health

She lost 22kg in 10 weeks. And sacrificed her health and happiness along the way.

Madeleine Humphreys is a 19-year-old film student at the University of Queensland. And in February 2014, she decided to embark on the ever-impossible quest that is consistently sold to women around the world.

She decided to try and become perfect. Perfect by society’s definition, anyway. She chose to spend 10 weeks of her life trying the diets, the exercise regimes and the beauty treatments that are constantly peddled to woman as the one thing that will make them more beautiful.

And she decided to film every step of the process and turn it into a documentary, called Am I Perfect?

Check out the trailer below:

While the documentary hasn’t yet been released, Madeleine has completed the 10-week challenge. And she’s getting plenty of attention for the challenge – largely because of the fact that, despite dropping 22kgs, she still reckons it wasn’t worth it.

You see, Madeleine’s usually a girl that doesn’t wear make-up, doesn’t exercise much and doesn’t diet or follow a healthy eating regime. Check out the below post from her Facebook page as she started her journey:

perfectHer 10-week journey required her to undertake diets such as the cabbage soup diet (exactly what it says on the label – JUST cabbage soup), the baby food diet, the watercress soup diet and a juice cleanse.

In terms of exercise routines, she tried boot camps, rock-climbing, hot yoga and even pole-dancing lessons.

And her beauty routines ranged from the relatively standard (spray tans, manicures) to the extreme (inch-loss body wraps, colonic hydrotherapies, laser freckle removal…).

She battled throughout the diets. Regular updates on her Facebook page showed that she enjoyed the variety of food permitted by the paleo diet but struggled with the rest – particularly the ones that involved ONLY consuming baby food/watercress soup/juice.

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Kate Paul, Madeleine’s friend and fellow filmmaker, told The Daily Mail that Madeleine struggled particularly through her baby food week:

That was definitely one of her lowest weeks – she was really down and struggling to complete her daily requirements.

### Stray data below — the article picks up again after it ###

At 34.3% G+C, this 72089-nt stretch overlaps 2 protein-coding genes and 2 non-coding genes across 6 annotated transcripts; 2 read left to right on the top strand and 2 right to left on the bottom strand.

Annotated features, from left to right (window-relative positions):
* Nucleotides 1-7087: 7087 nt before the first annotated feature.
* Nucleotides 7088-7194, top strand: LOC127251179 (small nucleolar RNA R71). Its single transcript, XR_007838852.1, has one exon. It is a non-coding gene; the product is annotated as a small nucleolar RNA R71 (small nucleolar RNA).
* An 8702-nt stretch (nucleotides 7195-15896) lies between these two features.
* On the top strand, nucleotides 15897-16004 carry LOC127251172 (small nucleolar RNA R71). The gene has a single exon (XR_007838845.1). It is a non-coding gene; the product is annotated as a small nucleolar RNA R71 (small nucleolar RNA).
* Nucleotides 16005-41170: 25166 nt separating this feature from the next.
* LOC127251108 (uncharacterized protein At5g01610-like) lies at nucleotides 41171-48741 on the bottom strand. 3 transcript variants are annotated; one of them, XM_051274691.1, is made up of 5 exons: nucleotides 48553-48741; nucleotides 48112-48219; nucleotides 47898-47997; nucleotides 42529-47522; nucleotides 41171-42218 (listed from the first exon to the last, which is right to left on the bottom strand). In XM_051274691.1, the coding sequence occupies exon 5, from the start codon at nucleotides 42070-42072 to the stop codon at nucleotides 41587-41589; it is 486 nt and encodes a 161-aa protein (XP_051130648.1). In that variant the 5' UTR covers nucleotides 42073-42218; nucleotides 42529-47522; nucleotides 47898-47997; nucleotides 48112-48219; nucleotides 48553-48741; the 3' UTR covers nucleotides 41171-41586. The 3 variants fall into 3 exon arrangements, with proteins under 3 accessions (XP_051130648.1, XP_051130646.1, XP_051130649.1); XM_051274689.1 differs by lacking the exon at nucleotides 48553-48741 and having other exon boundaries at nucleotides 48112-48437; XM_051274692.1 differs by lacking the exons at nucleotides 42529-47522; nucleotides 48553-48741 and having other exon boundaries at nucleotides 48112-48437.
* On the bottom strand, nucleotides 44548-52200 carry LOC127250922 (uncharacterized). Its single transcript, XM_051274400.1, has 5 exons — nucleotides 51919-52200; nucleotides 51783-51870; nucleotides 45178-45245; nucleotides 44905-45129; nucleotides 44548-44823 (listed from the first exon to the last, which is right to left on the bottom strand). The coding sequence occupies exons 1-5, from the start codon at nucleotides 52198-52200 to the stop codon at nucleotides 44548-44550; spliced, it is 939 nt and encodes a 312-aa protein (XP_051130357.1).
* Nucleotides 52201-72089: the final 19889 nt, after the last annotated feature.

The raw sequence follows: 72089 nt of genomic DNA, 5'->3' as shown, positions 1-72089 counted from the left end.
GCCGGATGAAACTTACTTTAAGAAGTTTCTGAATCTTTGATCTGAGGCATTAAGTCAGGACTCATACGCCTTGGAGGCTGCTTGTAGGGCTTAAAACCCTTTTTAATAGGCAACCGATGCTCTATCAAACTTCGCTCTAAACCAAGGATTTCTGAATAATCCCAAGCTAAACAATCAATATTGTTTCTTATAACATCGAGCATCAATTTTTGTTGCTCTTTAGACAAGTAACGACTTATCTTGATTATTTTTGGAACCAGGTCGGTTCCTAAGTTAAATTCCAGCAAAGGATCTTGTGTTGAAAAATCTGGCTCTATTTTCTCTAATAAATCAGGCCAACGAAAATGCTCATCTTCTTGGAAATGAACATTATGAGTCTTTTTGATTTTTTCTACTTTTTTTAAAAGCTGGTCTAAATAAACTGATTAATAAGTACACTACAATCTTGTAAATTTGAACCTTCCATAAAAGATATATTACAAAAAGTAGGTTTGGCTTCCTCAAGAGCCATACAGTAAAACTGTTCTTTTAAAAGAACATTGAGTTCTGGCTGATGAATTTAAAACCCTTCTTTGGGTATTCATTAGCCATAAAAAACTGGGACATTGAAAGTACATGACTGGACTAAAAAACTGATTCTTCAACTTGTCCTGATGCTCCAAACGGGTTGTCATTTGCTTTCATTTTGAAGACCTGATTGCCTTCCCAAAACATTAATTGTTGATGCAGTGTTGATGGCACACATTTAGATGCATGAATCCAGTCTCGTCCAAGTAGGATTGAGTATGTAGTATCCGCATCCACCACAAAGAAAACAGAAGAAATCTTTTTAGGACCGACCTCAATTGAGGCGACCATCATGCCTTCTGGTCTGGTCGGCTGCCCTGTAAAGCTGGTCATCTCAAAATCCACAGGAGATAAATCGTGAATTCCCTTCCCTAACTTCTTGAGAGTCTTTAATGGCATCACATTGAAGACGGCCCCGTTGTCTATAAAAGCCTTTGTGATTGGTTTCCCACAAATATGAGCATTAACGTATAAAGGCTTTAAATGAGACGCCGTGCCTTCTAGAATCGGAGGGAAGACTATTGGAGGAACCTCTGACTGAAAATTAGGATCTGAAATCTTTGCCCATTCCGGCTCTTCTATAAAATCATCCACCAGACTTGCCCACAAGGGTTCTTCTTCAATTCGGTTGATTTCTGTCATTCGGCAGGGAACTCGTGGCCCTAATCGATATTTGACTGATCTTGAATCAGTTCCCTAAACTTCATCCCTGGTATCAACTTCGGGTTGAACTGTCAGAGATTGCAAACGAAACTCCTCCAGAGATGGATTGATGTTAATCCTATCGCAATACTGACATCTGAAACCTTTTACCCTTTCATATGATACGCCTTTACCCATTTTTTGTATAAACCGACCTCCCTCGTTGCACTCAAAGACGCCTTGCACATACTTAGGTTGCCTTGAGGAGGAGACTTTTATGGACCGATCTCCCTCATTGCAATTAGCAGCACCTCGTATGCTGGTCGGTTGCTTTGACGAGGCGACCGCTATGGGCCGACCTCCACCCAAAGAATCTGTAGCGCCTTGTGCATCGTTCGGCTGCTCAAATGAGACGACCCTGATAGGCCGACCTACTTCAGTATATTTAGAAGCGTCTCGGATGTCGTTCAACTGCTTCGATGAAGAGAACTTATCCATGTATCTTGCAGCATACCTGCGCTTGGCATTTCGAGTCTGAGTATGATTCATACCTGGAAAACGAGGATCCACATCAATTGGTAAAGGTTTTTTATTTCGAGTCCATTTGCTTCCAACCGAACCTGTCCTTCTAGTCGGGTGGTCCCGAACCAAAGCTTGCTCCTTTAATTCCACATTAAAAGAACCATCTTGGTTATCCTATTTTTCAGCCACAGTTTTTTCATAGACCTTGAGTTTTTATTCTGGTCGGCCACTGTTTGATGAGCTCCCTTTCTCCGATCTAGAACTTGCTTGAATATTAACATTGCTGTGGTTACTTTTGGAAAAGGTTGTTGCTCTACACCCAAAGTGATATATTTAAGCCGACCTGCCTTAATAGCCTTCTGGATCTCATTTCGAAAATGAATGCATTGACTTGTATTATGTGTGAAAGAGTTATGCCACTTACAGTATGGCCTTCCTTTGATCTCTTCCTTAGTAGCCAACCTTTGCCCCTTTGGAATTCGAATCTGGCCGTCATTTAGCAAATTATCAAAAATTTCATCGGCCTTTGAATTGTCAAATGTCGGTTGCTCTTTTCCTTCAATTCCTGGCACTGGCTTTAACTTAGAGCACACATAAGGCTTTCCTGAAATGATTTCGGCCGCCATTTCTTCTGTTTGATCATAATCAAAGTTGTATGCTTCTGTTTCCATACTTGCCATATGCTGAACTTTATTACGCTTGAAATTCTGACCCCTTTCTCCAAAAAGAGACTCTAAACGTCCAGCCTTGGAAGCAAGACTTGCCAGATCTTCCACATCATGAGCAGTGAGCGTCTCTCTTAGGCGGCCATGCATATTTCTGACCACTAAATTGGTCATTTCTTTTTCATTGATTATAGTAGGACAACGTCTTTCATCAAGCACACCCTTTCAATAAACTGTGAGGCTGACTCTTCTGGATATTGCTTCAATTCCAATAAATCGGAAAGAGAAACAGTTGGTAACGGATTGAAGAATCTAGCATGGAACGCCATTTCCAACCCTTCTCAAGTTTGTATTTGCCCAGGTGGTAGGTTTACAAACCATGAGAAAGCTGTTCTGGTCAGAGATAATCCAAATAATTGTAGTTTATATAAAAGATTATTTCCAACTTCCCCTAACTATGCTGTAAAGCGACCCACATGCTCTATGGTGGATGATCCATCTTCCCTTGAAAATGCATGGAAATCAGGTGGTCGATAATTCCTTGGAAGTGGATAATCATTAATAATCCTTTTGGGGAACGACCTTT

It was a bit insane – she started going a bit crazy and dreaming about food.

She wasn’t all there sometimes and went a bit wacky. There were times when she didn’t have to train she would just stay in bed because she had no energy.

Madeleine and Kate also appeared on The Project this week to discuss the 10 weeks and Madeleine told the panel that she did actually enjoy a lot of the exercise: “The best thing was realising the importance of exercise and falling in love with a lot of exercise regimes. I was taught cross fit and I started to really enjoy that.”

But in the end, she couldn’t say that it was worth the pain that she went through.

testing fad diets
Madeleine Humphreys discovered she was not a fan of beetroot based beverages.

“I think if I went about it in a healthier way, over a longer period of time it would have been worth it,” she told the panel. “But the extremes and how sad my life was? It’s not worth it. I wasn’t happy. I was mostly ill in my bed most of the time.”

And that’s the most important thing to take away from this story.

Society’s idea of perfection is completely unattainable, as well as unhealthy and unsustainable. Don’t be seduced by the photoshopped images of models and celebrities that grace our commercials and our magazine covers.

Stay healthy and happy but don’t talk yourself into trying ridiculous trends in the form of obscene diets or expensive beauty treatments that aren’t even really proven to work.

No amount of baby food dieting, hot yoga or laser freckle removal will ever make you perfect – because, in your own way, you already are.

Have you ever tried a fad diet? How do you keep yourself healthy? Does Madeleine’s experience make you re-think the more extreme and unscientific diets out there?

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